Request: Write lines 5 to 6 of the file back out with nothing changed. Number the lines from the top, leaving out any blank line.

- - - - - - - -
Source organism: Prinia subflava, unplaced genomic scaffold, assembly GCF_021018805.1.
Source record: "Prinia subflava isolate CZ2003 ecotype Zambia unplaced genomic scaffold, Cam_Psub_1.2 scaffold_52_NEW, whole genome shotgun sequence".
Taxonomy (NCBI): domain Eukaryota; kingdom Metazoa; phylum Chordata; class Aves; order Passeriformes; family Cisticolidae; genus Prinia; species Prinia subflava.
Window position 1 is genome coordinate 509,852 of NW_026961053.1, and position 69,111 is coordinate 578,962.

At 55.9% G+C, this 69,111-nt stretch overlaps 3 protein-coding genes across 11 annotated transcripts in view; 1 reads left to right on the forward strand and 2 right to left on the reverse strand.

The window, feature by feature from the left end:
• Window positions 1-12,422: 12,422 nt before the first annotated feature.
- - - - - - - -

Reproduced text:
At 55.9% G+C, this 69,111-nt stretch overlaps 3 protein-coding genes across 11 annotated transcripts in view; 1 reads left to right on the forward strand and 2 right to left on the reverse strand.

The window, feature by feature from the left end: